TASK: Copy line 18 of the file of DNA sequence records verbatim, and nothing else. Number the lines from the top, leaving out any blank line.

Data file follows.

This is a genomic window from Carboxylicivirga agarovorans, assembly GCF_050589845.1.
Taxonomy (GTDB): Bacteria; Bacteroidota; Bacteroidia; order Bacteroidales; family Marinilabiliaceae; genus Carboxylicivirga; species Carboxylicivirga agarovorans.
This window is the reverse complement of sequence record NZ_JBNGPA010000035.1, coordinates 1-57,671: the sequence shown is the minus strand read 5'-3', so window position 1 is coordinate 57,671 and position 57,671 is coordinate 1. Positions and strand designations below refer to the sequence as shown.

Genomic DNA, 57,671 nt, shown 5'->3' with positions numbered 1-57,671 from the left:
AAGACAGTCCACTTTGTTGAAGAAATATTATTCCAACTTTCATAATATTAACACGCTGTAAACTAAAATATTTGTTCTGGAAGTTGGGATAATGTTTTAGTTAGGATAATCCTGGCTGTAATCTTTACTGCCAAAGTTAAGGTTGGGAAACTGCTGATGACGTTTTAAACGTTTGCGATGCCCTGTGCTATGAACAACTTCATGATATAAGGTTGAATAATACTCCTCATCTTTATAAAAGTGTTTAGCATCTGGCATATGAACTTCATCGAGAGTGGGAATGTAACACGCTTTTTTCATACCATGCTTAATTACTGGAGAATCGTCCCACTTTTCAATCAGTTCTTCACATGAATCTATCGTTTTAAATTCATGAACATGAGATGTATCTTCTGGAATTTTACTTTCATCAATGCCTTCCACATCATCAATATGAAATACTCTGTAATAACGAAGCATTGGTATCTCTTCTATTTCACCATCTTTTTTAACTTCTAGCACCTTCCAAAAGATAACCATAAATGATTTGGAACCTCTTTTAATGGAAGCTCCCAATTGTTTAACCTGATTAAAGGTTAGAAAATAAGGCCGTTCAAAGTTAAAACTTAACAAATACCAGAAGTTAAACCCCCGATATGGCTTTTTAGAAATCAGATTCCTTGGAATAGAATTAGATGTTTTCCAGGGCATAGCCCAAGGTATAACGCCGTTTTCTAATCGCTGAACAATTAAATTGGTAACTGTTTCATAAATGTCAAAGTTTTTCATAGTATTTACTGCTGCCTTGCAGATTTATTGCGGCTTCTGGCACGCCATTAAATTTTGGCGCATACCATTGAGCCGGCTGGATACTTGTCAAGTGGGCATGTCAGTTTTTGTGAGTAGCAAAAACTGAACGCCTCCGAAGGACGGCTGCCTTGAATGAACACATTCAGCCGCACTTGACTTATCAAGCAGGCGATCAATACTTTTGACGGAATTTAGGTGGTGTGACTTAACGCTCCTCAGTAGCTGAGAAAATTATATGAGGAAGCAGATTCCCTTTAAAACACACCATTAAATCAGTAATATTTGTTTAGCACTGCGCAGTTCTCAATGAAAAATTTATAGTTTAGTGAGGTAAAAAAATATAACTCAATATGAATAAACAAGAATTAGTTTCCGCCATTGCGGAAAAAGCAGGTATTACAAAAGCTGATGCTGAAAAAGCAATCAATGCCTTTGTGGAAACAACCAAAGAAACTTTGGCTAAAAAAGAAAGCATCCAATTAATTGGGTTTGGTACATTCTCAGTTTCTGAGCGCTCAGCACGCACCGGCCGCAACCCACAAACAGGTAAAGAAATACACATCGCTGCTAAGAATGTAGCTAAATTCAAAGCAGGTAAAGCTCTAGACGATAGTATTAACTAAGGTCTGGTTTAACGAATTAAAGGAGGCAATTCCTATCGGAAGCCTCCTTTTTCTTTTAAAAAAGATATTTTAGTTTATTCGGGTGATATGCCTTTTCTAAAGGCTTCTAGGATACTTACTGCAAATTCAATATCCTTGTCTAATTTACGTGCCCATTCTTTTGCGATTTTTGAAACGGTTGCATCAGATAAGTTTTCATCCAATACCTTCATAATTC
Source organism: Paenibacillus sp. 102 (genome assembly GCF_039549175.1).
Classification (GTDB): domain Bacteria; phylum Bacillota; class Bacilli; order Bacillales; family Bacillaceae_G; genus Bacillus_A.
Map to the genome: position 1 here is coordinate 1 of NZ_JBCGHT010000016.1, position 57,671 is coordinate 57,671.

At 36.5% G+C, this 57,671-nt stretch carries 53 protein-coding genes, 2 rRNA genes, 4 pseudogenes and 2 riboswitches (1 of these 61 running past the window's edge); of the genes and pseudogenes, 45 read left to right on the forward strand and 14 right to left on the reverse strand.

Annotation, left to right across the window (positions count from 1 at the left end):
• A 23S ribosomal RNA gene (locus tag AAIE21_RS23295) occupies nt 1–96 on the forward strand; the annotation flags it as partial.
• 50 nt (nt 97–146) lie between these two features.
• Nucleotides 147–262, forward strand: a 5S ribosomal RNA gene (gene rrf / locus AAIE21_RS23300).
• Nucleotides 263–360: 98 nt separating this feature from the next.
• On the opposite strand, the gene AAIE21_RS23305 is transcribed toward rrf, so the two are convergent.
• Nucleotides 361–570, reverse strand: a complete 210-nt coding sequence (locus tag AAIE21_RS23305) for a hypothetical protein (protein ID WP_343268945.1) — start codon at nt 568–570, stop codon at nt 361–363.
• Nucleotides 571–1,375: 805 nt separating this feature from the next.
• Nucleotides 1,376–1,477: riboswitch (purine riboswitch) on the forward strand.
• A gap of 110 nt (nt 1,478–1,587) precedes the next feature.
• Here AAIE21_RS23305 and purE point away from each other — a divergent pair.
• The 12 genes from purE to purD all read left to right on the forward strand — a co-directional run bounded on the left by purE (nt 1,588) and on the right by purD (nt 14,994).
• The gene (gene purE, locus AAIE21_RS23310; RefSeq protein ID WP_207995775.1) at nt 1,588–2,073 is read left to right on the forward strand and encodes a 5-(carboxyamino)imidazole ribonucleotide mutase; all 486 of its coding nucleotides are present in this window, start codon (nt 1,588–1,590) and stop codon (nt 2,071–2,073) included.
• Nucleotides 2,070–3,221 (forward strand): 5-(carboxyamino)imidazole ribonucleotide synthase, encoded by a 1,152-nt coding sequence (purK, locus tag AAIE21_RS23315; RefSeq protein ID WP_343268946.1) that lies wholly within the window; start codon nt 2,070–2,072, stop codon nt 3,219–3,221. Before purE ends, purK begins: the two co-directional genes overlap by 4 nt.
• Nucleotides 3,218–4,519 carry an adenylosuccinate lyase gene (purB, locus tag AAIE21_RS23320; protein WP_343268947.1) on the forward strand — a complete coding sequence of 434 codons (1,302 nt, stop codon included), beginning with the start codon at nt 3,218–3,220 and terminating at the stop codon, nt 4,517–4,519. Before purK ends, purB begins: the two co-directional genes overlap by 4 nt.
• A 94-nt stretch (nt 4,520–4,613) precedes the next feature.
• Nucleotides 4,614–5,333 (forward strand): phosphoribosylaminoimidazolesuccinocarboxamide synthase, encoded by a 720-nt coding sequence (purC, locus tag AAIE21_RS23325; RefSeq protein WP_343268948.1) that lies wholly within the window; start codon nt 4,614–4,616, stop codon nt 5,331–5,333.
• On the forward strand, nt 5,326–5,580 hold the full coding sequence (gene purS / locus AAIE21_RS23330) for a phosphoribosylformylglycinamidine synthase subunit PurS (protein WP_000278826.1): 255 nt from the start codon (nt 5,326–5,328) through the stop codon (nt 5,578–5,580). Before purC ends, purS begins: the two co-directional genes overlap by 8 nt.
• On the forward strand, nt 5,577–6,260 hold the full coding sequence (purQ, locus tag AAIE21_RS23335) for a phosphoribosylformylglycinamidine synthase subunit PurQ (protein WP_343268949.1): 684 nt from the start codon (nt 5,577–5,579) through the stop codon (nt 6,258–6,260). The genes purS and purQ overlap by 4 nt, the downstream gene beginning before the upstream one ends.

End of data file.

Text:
• Nucleotides 1,376–1,477: riboswitch (purine riboswitch) on the forward strand.